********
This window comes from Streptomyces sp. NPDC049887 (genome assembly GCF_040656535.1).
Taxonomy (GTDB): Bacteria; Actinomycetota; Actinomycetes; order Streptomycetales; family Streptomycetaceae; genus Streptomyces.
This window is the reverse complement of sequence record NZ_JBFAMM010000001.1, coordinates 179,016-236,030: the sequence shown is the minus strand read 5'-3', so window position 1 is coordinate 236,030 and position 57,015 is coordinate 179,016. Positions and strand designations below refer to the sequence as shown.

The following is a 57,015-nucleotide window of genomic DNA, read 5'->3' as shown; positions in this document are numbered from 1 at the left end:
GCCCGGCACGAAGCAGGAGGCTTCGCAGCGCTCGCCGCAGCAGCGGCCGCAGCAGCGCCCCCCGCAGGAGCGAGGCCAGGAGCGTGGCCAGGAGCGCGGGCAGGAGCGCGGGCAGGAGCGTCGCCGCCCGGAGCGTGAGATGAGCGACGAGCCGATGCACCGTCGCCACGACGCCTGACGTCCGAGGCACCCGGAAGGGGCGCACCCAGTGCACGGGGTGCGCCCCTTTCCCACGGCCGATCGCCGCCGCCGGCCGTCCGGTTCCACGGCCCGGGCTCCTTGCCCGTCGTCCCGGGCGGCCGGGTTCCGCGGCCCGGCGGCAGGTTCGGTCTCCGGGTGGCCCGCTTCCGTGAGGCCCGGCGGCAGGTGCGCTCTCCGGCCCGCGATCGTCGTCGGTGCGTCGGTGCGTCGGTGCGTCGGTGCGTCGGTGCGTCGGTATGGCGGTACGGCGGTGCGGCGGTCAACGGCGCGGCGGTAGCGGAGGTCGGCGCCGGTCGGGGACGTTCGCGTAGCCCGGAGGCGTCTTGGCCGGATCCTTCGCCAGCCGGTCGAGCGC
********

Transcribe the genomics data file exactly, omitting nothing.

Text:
This window comes from Streptomyces sp. NPDC049887 (genome assembly GCF_040656535.1).
Taxonomy (GTDB): Bacteria; Actinomycetota; Actinomycetes; order Streptomycetales; family Streptomycetaceae; genus Streptomyces.
This window is the reverse complement of sequence record NZ_JBFAMM010000001.1, coordinates 179,016-236,030: the sequence shown is the minus strand read 5'-3', so window position 1 is coordinate 236,030 and position 57,015 is coordinate 179,016. Positions and strand designations below refer to the sequence as shown.

The following is a 57,015-nucleotide window of genomic DNA, read 5'->3' as shown; positions in this document are numbered from 1 at the left end:
GCCCGGCACGAAGCAGGAGGCTTCGCAGCGCTCGCCGCAGCAGCGGCCGCAGCAGCGCCCCCCGCAGGAGCGAGGCCAGGAGCGTGGCCAGGAGCGCGGGCAGGAGCGCGGGCAGGAGCGTCGCCGCCCGGAGCGTGAGATGAGCGACGAGCCGATGCACCGTCGCCACGACGCCTGACGTCCGAGGCACCCGGAAGGGGCGCACCCAGTGCACGGGGTGCGCCCCTTTCCCACGGCCGATCGCCGCCGCCGGCCGTCCGGTTCCACGGCCCGGGCTCCTTGCCCGTCGTCCCGGGCGGCCGGGTTCCGCGGCCCGGCGGCAGGTTCGGTCTCCGGGTGGCCCGCTTCCGTGAGGCCCGGCGGCAGGTGCGCTCTCCGGCCCGCGATCGTCGTCGGTGCGTCGGTGCGTCGGTGCGTCGGTGCGTCGGTGCGTCGGTATGGCGGTACGGCGGTGCGGCGGTCAACGGCGCGGCGGTAGCGGAGGTCGGCGCCGGTCGGGGACGTTCGCGTAGCCCGGAGGCGTCTTGGCCGGATCCTTCGCCAGCCGGTCGAGCGC